Transatlantic tension flared Friday as Washington took aim at proposals from Paris and London to start taxing the revenue of digital giants, in a spat set to overshadow a meeting of G7 finance ministers in France next week.
Hours after the White House opened an investigation into France’s plan for a digital services tax, the U.S. Treasury Department upped the ante by declaring it would review the possibility of doubling taxes on French companies and citizens with U.S. income in response to Paris’ proposal.
The U.K. has also incurred Washington’s ire, with U.S. lawmakers warning that a digital services tax would imperil any post-Brexit trade deal between Britain and the United States.
“I met with U.K. officials earlier and said, ‘You expect a trade agreement with the U.S. and the U.K. It will not happen with your digital services tax. Period. Full stop,'” Senator Ron Wyden, the top Democrat on the Senate Finance Committee, told journalists.
Both Paris and London have stated they would only impose a digital service tax temporarily, until a broader OECD measure is put in place.
The threats from Washington are testing London and Paris’s resolve to move ahead with a tax that would chiefly target the revenue of large Silicon Valley companies like Google and Facebook, which politicians accuse of paying too little into national coffers despite generating billions of dollars of revenue in Europe.
In an address to the French Senate on Thursday, Finance Minister Bruno Le Maire struck a defiant tone in the face of U.S. pressure. “France is a sovereign state that makes its own fiscal decisions, and will continue to do so,” he told the chamber minutes before Senators voted to approve the digital services tax.
But France and Britain are likely to face further challenges from the U.S. at a gathering of finance ministers from the Group of Seven industrialized nations in Chantilly, France, next week.
London is seeking a free trade deal with the U.S. to shore up its economy in the event of a no-deal Brexit. The prospect for such an agreement has been eagerly touted by prospective U.K. Prime Minister Boris Johnson, but it also grants U.S. President Donald Trump unique leverage over London in regard to the digital tax.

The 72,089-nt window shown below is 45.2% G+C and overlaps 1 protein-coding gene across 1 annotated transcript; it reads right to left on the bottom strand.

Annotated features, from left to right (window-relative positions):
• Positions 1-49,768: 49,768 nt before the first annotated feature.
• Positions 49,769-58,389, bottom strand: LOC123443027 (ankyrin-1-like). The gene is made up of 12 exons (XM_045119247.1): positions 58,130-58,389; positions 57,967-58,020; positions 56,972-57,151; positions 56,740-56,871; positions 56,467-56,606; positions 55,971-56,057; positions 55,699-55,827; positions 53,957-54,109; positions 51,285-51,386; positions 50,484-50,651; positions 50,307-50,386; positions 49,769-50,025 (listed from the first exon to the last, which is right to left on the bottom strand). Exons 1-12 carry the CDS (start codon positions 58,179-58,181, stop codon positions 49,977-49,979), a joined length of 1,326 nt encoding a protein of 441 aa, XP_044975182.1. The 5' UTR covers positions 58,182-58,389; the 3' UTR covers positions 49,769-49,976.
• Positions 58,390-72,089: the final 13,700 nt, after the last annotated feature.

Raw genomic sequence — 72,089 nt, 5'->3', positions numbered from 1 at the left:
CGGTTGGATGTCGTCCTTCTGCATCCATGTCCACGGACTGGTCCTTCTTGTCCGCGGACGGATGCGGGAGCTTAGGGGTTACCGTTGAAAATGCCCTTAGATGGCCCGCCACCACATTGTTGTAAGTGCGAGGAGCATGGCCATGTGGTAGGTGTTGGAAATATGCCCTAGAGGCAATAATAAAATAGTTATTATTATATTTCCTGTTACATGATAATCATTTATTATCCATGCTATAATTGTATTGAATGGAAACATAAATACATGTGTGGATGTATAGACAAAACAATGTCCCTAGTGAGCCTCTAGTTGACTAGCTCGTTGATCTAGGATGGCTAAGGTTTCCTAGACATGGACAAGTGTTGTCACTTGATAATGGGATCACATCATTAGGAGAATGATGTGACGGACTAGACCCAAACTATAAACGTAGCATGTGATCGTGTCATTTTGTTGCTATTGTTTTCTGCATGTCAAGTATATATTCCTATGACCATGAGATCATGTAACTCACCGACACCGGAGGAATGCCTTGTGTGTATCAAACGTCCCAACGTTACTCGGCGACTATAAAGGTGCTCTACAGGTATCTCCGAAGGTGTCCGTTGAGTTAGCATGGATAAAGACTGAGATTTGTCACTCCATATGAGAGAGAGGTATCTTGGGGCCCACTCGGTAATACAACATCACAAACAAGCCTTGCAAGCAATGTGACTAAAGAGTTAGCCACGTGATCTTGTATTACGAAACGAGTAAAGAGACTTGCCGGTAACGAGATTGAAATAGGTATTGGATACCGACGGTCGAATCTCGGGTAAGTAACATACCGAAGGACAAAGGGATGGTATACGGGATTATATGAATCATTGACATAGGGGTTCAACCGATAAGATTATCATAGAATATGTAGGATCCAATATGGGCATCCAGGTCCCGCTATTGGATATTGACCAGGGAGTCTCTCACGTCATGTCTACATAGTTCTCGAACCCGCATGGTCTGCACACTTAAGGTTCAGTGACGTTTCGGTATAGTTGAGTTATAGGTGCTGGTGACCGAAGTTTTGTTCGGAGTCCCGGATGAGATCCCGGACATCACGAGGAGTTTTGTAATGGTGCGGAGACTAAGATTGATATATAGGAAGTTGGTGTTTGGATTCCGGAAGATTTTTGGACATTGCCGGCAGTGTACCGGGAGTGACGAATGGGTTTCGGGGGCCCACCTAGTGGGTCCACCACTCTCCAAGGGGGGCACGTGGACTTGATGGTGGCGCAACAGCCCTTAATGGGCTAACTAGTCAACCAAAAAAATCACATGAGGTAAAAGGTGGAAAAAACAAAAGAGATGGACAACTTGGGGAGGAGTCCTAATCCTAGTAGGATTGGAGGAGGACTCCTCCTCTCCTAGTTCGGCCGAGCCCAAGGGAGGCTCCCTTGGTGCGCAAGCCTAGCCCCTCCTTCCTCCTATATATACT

The U.K. government is under pressure to reform its tax system and to extract more revenue from digital companies. Doing so is popular among many Conservative and opposition MPs, who are under pressure from local businesses and who have seen their high streets struggling in recent years.
At an event in York last Thursday, Johnson said a way had to be found of “taxing the internet giants on their income, because at the moment it is simply unfair.”
“I think it’s deeply unfair that high street businesses are paying tax through the nose… whereas the internet giants, the FAANGs — Facebook, Amazon, Netflix and Google — are paying virtually nothing,” Johnson said at a leadership hustings event in York, northern England.
But two figures close to Johnson’s campaign said they did not think he had yet formulated a firm policy approach to taxing digital companies.
French President Emmanuel Macron, who will be hosting G7 ministers at the town near Paris starting Wednesday, runs the risk of isolation if London backs out of its plan for a digital services tax.
A French-led crusade to have a digital services tax adopted at the European level failed last year due to wilting support from other EU countries, namely Germany, which also feared U.S. trade retaliation.
Now Macron faces the prospect of fighting a trade skirmish with U.S. alone, over a tax that experts see bringing in less than €1 billion per year to the French state.
One possible exit ramp for both France and Britain is the Organization for Economic Co-operation and Development, where developed countries are negotiating a global reform of corporate taxation that could remove the need for a tax targeting digital firms specifically.
Both Paris and London have stated they would only impose a digital service tax temporarily, until a broader OECD measure is put in place. Representatives for the Paris-based organization say they aim to complete work on a global corporate tax reform by the end of this year, and the U.S. has endorsed the process as an alternative to nationally-imposed digital taxes.
“Our digital services tax is a targeted, proportionate and temporary tax that will ensure large digital businesses pay tax that reflects the value derived from their U.K. users,” said a HM Treasury spokesperson. “We’ve been clear that our strong preference is for a global/OECD solution, and that’s why we’ll be discussing this at the G7 next week. Once an appropriate global solution is in place, we will no longer need our own digital services tax.”